My sea level rise paper from RSNZ

This is what I’ve been putting together for the last few months.

Royal Society of New Zealand paper highlights new research around sea level rise

Summary: In 2007 the IPCC said 0.2-0.6 metres by end of the century, but maybe more coz ice sheets are melting and we don’t know how much that melting might increase. In 2010, we can say that the ice sheets are melting faster, we’ve some idea about how fast they might melt, but we’re still not sure, so 0.5 to 1.5 metres looks like something we should plan for.

12 thoughts on “My sea level rise paper from RSNZ”

    1. Thanks, I typesetted it all myself.

      (Actually, I tried to squeeze more content into this one than I should have, so some of the font sizes are too small for the print version. Ah well, you live and learn.)

    1. You no can has.

      Areas of flooding can be misleading. What we really need to know is what will be built on low-lying areas in several decades time. Or, if we’re talking about long-lived infrastructure, what will be built that will still be standing and needing to be used in a few hundred years time.

      I wanted to include some dollar estimates of financial impact. There are none, for New Zealand, right now. (Well, none that are credible, I’m sure some people have pulled numbers out of the air.)

      There’s lots of argument about how best to present the limited info that we’ve got. You can find flooding maps for several NZ cities, but their value isn’t great, right now. More research is needed (and is underway).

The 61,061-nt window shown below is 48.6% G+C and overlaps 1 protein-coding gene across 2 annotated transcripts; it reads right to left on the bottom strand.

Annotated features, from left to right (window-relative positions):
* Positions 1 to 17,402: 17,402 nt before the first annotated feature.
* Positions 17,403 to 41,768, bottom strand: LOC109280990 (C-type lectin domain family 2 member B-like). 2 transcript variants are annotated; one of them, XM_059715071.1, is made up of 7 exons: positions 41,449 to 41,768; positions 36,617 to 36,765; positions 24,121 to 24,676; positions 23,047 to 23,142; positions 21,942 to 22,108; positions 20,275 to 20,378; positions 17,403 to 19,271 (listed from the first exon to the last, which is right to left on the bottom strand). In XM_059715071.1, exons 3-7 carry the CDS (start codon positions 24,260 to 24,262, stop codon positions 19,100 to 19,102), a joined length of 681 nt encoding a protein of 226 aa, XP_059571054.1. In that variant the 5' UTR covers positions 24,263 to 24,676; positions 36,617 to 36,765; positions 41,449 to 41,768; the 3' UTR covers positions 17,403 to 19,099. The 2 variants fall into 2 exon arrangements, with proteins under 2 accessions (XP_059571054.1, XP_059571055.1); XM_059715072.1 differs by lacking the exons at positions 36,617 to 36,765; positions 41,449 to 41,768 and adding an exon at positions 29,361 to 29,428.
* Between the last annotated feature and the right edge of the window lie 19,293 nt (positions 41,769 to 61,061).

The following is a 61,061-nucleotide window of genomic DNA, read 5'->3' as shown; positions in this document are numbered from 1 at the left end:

1. And here’s some other pretty pics:
      Sea Level Rise Explorer

      So yeah, not much change in Wellington from +1 metre.

      Maps where you just take the height and say everything under that height will get wet are called bathtub models. They result in pretty pictures and a guide to what might happen, but coastal hazards people get very un-nerved when people just look at pretty, but potentially misleading pictures. They can be misleading because of the data, the impacts, and the vulnerabilities.

      Data really needs decent resolution, which means better than 1 m in height, and in cities, you need to be able to discriminate between the heights of the ground level versus the heights of the tops of buildings. This is often hard, and LIDAR data of cities is expensive.

      The impacts depend upon the kind of coastline, but also on what we’ve built there. Wellington CBD won’t get washed away, we can afford a decent sea wall. However, the problem for Wellington is less big waves and more flooding when heavy rains find it hard to drain into a sea that’s higher than it used to be.

      And the vulnerabilities are hard to show on maps. It depends as much on what buildings are built were as it does on how those buildings are built. If buildings are relocatable, then it really doesn’t matter if they are on land that will be under water in fifty years time.

      1. Indeed. I know it’s not very informative on it’s own.

        Rainfall/hydrological modelling seemed pretty mature when I was investigating general GIS-based models, so they’d probably help with predicting the areas at risk from flooding.

        Financial impacts is something the weed/invasive species modelers want to know about too, but it does seem somewhat of a black art… particularly when you’re trying to value ecological habitat.

        1. Yeah, putting a value on buildings (that might not have even been built yet) is easy stuff compared with valuing eco-systems. That’s just ludicrous, banging head on wall stuff.

          Hey, guess what project I’m going to be working on in two projects time?

  1. As someone once said “There’s Lies, there’s Damn Lies, and there’s Statistics”

    The Name Benjamin Disraeli springs to mind, but I don’t trust my aging brain cells, and I’m can’t be bothered looking it up…

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